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Views of the ruins of Persepolis

Views of the ruins of Persepolis.

The Great Expedition

A Danish-German survey sought to unearth the roots of the Hebrew Bible in Arabia. It became the first to comprehend a new Islamic ideology, which now threatens the West.

Biblical studies aroused huge interest among scholars in 18th-century Germany and inspired a bold idea in a young professor at the newly founded University of Göttingen. Johann David Michaelis set out to raise funds to send a researcher to the east coast of the Red Sea to trace the origins of the early Hebrew Bible.

Finding the money would be tricky, since a Göttingen colleague had recently organised a three-year botanical expedition that went nowhere. He had frittered away nearly half the money having fun in London, rather than on sober study at the Royal Botanical Gardens in Kew. To make things worse, Hanover, the state in which Göttingen was located, had entered the Seven Years War. But Michaelis had a Danish student who could undertake the trip, so he applied to Copenhagen for funds in May 1756. He was delighted with the response.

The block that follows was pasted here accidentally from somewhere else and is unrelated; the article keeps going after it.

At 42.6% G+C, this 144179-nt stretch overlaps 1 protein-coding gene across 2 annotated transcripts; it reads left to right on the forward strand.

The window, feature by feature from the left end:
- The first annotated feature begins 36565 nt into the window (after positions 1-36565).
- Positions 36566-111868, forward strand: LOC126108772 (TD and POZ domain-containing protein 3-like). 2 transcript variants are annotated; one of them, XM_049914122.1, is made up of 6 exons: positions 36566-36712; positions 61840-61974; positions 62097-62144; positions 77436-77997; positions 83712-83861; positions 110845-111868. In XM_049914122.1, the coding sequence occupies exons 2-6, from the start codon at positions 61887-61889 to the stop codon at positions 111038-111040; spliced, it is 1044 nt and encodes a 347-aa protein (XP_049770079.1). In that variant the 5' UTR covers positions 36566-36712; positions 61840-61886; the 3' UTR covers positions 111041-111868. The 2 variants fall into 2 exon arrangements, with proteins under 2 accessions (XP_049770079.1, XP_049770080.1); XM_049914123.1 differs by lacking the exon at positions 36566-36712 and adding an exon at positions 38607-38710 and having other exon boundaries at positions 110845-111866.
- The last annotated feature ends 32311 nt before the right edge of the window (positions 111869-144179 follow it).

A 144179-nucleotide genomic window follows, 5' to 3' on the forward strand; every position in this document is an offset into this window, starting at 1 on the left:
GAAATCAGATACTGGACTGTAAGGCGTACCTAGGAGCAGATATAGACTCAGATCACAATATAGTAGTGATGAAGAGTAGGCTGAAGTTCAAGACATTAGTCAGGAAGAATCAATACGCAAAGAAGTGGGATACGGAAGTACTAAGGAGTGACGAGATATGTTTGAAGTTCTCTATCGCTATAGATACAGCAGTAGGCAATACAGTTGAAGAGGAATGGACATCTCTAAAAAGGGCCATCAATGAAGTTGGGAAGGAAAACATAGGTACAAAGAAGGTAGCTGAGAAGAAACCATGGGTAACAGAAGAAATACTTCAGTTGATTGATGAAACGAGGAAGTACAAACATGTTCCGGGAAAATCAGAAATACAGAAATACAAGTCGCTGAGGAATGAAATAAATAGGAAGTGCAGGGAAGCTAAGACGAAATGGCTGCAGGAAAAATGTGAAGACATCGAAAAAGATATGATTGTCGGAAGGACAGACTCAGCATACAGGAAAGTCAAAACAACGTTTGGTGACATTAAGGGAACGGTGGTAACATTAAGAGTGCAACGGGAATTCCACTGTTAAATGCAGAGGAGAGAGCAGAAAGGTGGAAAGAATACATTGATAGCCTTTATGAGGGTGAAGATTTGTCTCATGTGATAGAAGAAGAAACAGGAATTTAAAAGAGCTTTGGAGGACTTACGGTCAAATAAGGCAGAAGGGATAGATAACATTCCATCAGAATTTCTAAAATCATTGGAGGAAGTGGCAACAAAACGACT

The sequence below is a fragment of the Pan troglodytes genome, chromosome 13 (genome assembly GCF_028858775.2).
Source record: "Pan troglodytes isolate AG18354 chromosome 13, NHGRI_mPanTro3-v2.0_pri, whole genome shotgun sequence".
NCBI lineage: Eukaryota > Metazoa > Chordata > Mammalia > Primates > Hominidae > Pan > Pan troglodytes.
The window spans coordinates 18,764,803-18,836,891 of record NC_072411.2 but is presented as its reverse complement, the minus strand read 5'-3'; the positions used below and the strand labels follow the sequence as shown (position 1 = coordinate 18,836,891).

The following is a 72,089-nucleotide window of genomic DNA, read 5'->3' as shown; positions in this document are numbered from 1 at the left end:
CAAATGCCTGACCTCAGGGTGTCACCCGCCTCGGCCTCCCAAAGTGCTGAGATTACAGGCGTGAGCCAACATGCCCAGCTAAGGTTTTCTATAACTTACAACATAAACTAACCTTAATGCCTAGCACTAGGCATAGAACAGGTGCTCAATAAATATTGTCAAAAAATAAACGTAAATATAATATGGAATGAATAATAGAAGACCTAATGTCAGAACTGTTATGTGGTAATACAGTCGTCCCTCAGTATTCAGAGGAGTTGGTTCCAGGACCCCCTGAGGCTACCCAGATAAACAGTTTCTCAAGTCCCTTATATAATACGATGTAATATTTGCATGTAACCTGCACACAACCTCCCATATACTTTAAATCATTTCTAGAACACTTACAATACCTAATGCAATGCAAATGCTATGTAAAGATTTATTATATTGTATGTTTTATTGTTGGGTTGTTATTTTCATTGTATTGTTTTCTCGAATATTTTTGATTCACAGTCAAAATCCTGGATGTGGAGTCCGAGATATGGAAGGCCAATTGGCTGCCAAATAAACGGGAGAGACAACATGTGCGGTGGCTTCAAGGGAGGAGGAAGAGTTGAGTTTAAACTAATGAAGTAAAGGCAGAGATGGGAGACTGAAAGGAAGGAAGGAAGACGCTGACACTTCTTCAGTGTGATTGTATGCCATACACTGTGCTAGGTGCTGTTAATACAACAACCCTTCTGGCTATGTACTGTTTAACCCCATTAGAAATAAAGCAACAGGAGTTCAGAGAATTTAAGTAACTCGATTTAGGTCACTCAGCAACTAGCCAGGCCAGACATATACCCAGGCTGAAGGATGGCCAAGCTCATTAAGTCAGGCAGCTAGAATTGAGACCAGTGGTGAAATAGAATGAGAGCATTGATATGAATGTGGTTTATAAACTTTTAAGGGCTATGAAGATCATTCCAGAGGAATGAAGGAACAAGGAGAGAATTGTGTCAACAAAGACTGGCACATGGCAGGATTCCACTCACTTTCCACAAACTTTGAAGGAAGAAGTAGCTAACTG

The government of the Danish king, Frederick V, was in the hands of German advisers, notably the Hanoverian statesman Johann von Bernstorff, who, with great skill, kept Denmark out of the conflict and whose scholarly interests were informed by correspondence with pastors and theologians. In his hands, the expedition took on additional aims: a naturalist was recruited to elucidate biblical names for plants and animals and a mathematician to deal with navigation and maps. Unfortunately, Michaelis’ original choice backed out, so they settled on another Dane, the philologist Frederik Christian von Haven. Bernstorff made efforts to find other young men, though was often frustrated: ‘Those capable were afraid and those not afraid were not capable’, he wrote.

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